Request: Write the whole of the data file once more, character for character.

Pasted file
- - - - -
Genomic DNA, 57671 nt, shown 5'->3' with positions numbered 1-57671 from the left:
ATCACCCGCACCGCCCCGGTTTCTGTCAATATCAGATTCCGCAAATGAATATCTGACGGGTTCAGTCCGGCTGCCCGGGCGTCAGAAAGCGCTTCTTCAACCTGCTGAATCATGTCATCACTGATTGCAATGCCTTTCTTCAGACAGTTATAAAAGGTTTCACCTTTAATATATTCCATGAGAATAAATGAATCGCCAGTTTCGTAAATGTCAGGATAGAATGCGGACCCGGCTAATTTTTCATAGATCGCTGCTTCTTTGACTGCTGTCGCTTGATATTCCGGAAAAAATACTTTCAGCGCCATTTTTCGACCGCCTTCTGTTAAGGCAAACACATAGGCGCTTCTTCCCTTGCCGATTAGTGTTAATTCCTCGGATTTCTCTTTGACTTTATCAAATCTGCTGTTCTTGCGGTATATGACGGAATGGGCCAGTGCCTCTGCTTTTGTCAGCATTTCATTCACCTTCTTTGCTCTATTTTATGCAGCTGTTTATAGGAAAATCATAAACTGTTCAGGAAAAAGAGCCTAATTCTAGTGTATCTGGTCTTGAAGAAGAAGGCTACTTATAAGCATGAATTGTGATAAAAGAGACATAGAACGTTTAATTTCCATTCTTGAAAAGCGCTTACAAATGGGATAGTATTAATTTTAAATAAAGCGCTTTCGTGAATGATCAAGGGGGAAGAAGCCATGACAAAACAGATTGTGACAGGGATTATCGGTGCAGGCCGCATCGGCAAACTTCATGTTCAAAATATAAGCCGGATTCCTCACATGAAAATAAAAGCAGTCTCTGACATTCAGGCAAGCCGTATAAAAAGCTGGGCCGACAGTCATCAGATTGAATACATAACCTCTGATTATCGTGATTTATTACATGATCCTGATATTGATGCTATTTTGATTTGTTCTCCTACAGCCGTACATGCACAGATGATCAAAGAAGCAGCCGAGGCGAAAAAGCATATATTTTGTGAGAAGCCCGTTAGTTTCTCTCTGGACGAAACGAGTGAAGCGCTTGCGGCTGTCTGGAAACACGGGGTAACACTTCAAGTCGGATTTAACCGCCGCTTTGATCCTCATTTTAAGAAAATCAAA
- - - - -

Genomic DNA, 57671 nt, shown 5'->3' with positions numbered 1-57671 from the left:
ATCACCCGCACCGCCCCGGTTTCTGTCAATATCAGATTCCGCAAATGAATATCTGACGGGTTCAGTCCGGCTGCCCGGGCGTCAGAAAGCGCTTCTTCAACCTGCTGAATCATGTCATCACTGATTGCAATGCCTTTCTTCAGACAGTTATAAAAGGTTTCACCTTTAATATATTCCATGAGAATAAATGAATCGCCAGTTTCGTAAATGTCAGGATAGAATGCGGACCCGGCTAATTTTTCATAGATCGCTGCTTCTTTGACTGCTGTCGCTTGATATTCCGGAAAAAATACTTTCAGCGCCATTTTTCGACCGCCTTCTGTTAAGGCAAACACATAGGCGCTTCTTCCCTTGCCGATTAGTGTTAATTCCTCGGATTTCTCTTTGACTTTATCAAATCTGCTGTTCTTGCGGTATATGACGGAATGGGCCAGTGCCTCTGCTTTTGTCAGCATTTCATTCACCTTCTTTGCTCTATTTTATGCAGCTGTTTATAGGAAAATCATAAACTGTTCAGGAAAAAGAGCCTAATTCTAGTGTATCTGGTCTTGAAGAAGAAGGCTACTTATAAGCATGAATTGTGATAAAAGAGACATAGAACGTTTAATTTCCATTCTTGAAAAGCGCTTACAAATGGGATAGTATTAATTTTAAATAAAGCGCTTTCGTGAATGATCAAGGGGGAAGAAGCCATGACAAAACAGATTGTGACAGGGATTATCGGTGCAGGCCGCATCGGCAAACTTCATGTTCAAAATATAAGCCGGATTCCTCACATGAAAATAAAAGCAGTCTCTGACATTCAGGCAAGCCGTATAAAAAGCTGGGCCGACAGTCATCAGATTGAATACATAACCTCTGATTATCGTGATTTATTACATGATCCTGATATTGATGCTATTTTGATTTGTTCTCCTACAGCCGTACATGCACAGATGATCAAAGAAGCAGCCGAGGCGAAAAAGCATATATTTTGTGAGAAGCCCGTTAGTTTCTCTCTGGACGAAACGAGTGAAGCGCTTGCGGCTGTCTGGAAACACGGGGTAACACTTCAAGTCGGATTTAACCGCCGCTTTGATCCTCATTTTAAGAAAATCAAA